When Speaker Nancy Pelosi announced last week that the House would announce articles of impeachment against President Donald Trump, many weren’t surprised that Democrats were taking this extreme action.
Most Americans likely thought the same thing — Democrats may pass it in the House of Representatives, but it will fail in the Republican-controlled U.S. Senate.
But a new report reveals that if the Democrat-controlled House votes to impeach Trump, there may be far more Senate Republicans who vote to remove the president.
The Hill’s Alexander Bolton revealed this week at least three Senate Republicans who may vote to convict the president:
- Sens. Lisa Murkowski of Alaska
- Susan Collins of Maine
- Mitt Romney of Utah
How does Bolton know this?
He writes that Connecticut Democrat Sen. Chris Murphy revealed last week that a “handful” of Senate Republican colleagues have privately told him they would consider voting to remove Trump from office.
Murphy conceded “it’s a small list, on one hand,” but Democrats would consider it a major victory if they could tout a bipartisan vote in the Senate to remove Trump from office in an election year.
Bolton went on to note that all three aforementioned Republicans have refused to publicly state whether they would vote for or against impeachment in a Senate trial.
Collins, widely considered to be one of the GOP’s most liberal senators, has refused to throw any support behind Trump.
“I’m definitely reading materials,” Collins told reporters in November. “I’ve started reviewing the transcripts. My staff is doing summaries of some of the witnesses. I’ve asked them to compile each day the major moments in the hearings in the House.”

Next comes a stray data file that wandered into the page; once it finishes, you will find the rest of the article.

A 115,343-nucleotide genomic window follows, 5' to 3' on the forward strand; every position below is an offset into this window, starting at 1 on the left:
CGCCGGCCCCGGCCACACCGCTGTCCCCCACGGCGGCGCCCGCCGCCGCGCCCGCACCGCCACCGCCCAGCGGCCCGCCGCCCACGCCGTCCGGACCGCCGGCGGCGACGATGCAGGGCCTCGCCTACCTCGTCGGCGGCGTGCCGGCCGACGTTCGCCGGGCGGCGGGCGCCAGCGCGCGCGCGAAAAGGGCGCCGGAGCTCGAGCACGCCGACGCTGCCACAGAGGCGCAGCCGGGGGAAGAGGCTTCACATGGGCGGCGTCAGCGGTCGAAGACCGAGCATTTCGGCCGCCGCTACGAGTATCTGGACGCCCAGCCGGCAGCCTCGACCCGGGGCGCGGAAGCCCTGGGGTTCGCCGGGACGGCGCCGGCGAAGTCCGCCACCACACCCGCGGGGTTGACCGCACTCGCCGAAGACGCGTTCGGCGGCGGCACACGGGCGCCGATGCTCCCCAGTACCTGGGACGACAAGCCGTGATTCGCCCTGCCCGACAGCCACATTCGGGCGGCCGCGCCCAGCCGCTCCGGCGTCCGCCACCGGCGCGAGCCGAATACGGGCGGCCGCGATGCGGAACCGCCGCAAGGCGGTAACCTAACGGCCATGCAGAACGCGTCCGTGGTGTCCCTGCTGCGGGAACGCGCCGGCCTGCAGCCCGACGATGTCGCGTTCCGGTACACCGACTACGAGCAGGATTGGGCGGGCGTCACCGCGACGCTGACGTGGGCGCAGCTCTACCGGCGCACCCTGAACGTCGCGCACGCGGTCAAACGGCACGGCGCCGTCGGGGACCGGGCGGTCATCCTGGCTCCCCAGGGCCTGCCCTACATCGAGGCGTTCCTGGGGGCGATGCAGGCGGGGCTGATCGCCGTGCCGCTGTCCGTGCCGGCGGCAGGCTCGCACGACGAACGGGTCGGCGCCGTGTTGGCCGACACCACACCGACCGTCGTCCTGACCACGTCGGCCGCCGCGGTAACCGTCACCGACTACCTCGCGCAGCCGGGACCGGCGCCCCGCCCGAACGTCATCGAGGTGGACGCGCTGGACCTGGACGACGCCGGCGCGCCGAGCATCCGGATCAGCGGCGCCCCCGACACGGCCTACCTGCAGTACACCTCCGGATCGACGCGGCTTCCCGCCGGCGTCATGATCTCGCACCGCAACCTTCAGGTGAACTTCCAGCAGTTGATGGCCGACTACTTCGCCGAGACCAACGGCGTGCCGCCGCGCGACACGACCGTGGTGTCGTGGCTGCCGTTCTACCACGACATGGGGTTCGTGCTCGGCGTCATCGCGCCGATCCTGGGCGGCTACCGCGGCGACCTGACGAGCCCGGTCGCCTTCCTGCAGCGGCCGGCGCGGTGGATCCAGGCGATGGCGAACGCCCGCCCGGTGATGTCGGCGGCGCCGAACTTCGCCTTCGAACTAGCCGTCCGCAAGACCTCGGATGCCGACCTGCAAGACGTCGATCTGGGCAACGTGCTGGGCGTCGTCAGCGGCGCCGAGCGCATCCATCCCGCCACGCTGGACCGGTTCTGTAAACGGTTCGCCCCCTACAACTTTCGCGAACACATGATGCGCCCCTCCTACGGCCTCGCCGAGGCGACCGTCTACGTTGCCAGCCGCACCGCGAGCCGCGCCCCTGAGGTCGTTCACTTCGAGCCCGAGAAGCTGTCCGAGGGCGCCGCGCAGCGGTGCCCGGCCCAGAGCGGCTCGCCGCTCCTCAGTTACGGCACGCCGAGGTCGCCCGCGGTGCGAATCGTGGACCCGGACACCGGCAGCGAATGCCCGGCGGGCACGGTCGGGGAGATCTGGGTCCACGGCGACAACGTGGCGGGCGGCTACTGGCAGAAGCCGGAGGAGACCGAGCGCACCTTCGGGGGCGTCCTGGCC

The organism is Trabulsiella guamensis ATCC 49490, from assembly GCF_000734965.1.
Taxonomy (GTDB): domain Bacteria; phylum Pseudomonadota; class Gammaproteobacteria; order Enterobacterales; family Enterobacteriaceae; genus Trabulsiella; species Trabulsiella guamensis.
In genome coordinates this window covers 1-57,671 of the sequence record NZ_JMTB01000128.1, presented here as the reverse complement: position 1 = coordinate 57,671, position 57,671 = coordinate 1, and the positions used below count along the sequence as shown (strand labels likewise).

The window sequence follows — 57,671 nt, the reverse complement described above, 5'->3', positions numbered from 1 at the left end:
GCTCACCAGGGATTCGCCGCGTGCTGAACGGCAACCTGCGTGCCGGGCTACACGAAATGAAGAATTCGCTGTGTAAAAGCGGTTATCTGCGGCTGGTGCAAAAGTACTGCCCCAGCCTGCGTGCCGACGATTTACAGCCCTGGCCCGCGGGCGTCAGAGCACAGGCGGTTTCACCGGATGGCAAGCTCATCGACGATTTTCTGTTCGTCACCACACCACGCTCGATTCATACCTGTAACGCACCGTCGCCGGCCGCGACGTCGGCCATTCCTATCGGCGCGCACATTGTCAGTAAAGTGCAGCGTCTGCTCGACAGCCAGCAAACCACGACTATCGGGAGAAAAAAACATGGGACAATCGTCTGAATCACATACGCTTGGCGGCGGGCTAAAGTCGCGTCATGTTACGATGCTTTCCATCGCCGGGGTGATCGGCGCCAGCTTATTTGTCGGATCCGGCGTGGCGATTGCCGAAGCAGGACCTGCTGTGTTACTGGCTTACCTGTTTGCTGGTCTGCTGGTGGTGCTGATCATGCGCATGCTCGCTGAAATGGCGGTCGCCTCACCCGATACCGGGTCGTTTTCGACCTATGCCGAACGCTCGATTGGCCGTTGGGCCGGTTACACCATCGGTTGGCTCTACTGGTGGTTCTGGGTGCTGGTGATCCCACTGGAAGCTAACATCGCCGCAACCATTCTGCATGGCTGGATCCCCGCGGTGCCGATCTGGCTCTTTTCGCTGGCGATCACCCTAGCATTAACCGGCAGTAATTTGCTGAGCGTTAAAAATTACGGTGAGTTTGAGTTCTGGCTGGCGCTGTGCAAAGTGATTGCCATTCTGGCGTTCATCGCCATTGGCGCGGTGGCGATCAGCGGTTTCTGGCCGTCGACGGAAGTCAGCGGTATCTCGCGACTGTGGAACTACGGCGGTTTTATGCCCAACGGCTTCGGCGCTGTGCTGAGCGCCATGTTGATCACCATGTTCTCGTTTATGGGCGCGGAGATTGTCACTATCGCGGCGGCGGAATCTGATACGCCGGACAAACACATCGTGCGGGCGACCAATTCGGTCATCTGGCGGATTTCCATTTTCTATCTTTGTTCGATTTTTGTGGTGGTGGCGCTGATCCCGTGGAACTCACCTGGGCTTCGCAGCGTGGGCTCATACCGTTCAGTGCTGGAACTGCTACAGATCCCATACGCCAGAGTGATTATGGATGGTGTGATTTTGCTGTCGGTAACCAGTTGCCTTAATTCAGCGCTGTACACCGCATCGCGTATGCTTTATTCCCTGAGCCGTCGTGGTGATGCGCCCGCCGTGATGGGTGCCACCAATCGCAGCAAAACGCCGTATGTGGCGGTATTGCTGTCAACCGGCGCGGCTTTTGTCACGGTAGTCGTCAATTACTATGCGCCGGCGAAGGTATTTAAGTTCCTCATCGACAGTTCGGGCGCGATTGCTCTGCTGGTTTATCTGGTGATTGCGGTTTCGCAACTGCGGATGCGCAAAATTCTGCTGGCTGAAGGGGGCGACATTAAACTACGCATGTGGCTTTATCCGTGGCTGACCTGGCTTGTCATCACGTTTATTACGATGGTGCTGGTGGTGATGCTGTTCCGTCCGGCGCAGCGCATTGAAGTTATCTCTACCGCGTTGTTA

Romney, who has long been a bitter critic of the president, has also refused to reveal where he stands.
A former Romney campaign insider told The Hill that he is skeptical Romney will ultimately vote to convict.
“My guess is that Sen. Romney, although he’s going to be really troubled by this, is going to come to the conclusion the country’s interests are not served by removing Donald Trump from office,” Romney’s 2012 campaign adviser, Vin Weber, told Bolton.
Murkowski, who also has a more liberal track record, may also vote to convict Trump.
So, does any of this even matter?
Assuming Democrats do impeach Trump in the House, it’s pretty much guaranteed that it will fail given Republicans control a 53-47 majority in the Senate.
To impeach Trump in the Senate, 67 Senators would need to vote in favor of removing the president.
That means all 47 Democrats and 20 Republicans would need to vote in favor of it.
Spoiler: that’s never going to happen.
There may be a few Never-Trumpers in the Senate, but there’s nowhere close to 20 who would turn their back on Trump and vote to impeach him from office.
Americans are tired of Democrats endless witch hunts and attempts to remove the duly elected president of the United States for no reason.
Their soft “coup” has united the Republican Party like never before — and Trump will win.
So go ahead, Democrats — impeach him. See what happens.